Ionic 4 vs Quasar vs wait for Ionic 5?

Quasar framework is looking particularly performant right now compared to Ionic. Any thoughts from the team or community who have used it?

It’s much better set up for desktop+web styling out of the box, the components look and perform MUCH better than Ionic 4 ones as far as I can see and they’re much more richly featured from the get go.

Having had a very disappointing time migrating my dev from Ionic 3 to 4, I’m really struggling to see a reason to stay with this framework over Quasar and Flutter to be honest.

Given the issues with performance from v3 to v4, the (in my opinion) overcomplexity and difficulty in customisation that web components bring to the table, I am struggling also to see a reason to pick up v5 when it’s finally out either.

Would be interested to discuss with people who know more. Thanks.

Huh, any numbers for that statement:

I looked at quasar, on mobile it deploys to Cordova or capacitor. So the underlying tech is the exact same as Ionic: It renders your website in a webview container.

Performance should depend on the kind of website that you deploy.
Which means that it becomes a comparison between vue, react, etc.
This is independent of Ionic.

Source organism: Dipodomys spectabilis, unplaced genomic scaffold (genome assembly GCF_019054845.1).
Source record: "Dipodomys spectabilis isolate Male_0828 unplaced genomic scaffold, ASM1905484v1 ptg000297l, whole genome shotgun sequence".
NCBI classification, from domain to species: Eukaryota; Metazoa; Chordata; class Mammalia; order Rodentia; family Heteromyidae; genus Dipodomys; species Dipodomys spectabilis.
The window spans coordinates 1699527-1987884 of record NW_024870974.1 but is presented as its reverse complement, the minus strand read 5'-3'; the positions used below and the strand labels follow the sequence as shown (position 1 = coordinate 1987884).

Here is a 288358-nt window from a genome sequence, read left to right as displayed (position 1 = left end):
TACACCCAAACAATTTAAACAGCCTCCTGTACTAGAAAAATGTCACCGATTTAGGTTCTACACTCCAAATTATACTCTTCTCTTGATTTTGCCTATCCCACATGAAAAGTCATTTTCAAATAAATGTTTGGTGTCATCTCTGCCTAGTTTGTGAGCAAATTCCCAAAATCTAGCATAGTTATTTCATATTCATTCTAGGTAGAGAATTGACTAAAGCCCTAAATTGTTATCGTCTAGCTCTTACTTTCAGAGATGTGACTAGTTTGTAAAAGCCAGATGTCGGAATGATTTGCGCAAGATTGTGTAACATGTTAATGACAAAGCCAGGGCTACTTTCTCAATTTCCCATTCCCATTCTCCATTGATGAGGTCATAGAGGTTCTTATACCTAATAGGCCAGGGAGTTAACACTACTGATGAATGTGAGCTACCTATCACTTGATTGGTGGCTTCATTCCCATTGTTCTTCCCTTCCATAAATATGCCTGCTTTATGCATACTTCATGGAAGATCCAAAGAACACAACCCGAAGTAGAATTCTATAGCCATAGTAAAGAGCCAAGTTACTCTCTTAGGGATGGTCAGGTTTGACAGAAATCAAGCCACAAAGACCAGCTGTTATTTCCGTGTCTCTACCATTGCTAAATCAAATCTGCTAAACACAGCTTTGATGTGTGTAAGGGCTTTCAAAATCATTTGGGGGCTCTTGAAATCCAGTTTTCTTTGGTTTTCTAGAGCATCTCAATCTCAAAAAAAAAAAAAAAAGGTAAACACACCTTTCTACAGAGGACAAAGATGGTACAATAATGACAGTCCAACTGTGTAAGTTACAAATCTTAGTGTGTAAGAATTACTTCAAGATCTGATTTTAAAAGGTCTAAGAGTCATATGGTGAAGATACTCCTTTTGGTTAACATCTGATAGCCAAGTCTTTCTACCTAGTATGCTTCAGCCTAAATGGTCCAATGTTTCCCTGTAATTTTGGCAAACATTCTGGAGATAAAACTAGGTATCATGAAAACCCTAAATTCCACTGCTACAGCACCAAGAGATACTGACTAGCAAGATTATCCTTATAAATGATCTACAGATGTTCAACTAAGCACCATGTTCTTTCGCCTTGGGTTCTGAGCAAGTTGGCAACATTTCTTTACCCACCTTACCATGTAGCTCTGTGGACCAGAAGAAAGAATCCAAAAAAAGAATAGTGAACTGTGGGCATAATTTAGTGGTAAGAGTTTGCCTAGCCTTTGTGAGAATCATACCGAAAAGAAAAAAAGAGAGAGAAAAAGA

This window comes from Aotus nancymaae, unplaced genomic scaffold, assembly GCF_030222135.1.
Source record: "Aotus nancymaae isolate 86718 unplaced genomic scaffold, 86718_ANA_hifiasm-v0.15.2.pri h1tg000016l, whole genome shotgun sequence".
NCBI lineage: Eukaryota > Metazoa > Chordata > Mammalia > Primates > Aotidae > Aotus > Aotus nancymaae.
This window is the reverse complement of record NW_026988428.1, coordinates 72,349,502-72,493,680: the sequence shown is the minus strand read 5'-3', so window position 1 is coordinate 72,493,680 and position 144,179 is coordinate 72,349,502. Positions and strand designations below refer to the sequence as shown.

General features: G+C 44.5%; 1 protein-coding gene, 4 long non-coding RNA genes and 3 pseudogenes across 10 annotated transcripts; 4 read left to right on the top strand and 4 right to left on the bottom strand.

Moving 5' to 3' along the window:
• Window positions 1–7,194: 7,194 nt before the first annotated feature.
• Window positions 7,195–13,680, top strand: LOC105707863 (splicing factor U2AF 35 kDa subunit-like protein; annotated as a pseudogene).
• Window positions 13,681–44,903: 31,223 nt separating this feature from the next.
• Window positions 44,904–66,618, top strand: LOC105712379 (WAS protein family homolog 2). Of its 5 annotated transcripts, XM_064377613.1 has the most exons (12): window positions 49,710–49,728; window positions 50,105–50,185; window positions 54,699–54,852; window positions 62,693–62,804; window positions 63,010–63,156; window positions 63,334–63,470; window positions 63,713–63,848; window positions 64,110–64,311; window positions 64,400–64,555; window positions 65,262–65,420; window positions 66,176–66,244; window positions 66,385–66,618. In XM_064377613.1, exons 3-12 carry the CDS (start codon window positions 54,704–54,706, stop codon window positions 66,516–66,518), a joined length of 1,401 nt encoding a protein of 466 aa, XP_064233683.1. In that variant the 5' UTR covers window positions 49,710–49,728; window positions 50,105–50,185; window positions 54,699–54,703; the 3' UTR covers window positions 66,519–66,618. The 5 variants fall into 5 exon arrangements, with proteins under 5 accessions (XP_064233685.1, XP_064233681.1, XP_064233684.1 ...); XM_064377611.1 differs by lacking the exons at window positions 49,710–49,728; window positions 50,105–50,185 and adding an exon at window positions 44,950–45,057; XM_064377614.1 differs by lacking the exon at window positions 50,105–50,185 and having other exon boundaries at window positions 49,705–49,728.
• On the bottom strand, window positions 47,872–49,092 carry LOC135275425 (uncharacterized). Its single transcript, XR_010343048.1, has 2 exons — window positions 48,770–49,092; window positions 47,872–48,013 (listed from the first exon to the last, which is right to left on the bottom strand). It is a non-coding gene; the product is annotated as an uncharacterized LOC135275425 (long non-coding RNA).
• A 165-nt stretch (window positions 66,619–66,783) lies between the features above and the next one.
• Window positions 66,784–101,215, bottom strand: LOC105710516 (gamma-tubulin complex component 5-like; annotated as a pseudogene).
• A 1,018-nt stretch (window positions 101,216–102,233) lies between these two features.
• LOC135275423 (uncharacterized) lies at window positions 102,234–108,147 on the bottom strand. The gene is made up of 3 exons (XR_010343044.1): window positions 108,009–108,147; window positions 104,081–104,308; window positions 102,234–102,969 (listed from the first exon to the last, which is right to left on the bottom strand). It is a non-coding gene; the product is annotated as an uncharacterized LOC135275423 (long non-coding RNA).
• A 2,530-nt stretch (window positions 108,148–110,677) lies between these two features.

You mention :

Ionic does offer a set of web components that are styled to look native. They are compiled with Stencil and compliant with the html standard. Any difficulties here have nothing to do with Ionic, Html is just getting rather complex itself. And in any case, Quasar does the exact same thing : Offer a set of out-of-the-box components that you can use to design your app.

If you don’t want to rely on ion or quasar components, you can just come up with your own styles. The app is a website, you’re free to use any web technology that seems appropriate to you. Bootstrap for example is not compatible with the ion components, but if you just use ‘plain’ html, you can surely deploy it with Ionic.

If you care about maximum performance, you might want to look at stenciljs.

But the performance differences we are talking about here should be mostly a matter of marketing.
If you truly need performance that is not possible with Ionic, you need to think about native code, not another, mostly identical stack of web tech.

Thanks for your thoughts.

Nope, no numbers - completely take your point. It was just my observation having done some playing around with all their component demos.

The underlying tech, a webview is indeed the same, but I believe the performance hit is coming because of webcomponents, NOT because of the framework used to bind to the components, e.g Angular, Vue.

I.e. It’s Ionic’s new ‘fancy’ way of packaging up the components, causing the browsers to render shadow dom, which is then a pain in the ass to modify/impossible unless properties exposed, that causes the performance downgrade. This is my personal observation between Ionic 3 and 4, which I have production apps in both on iOS and Android.

Saying that, it does seem that vue is pretty fast too.

On max performance side - absoutely native agreed. However, that doesn’t addresss the issue of a developer with limited time and resource wanting to pump out an app on both platforms, hence why I also mentioned Flutter, as it has its own rendering engine and from the demos I’ve tried out - including kitchen sink apps - it seems extremely performant.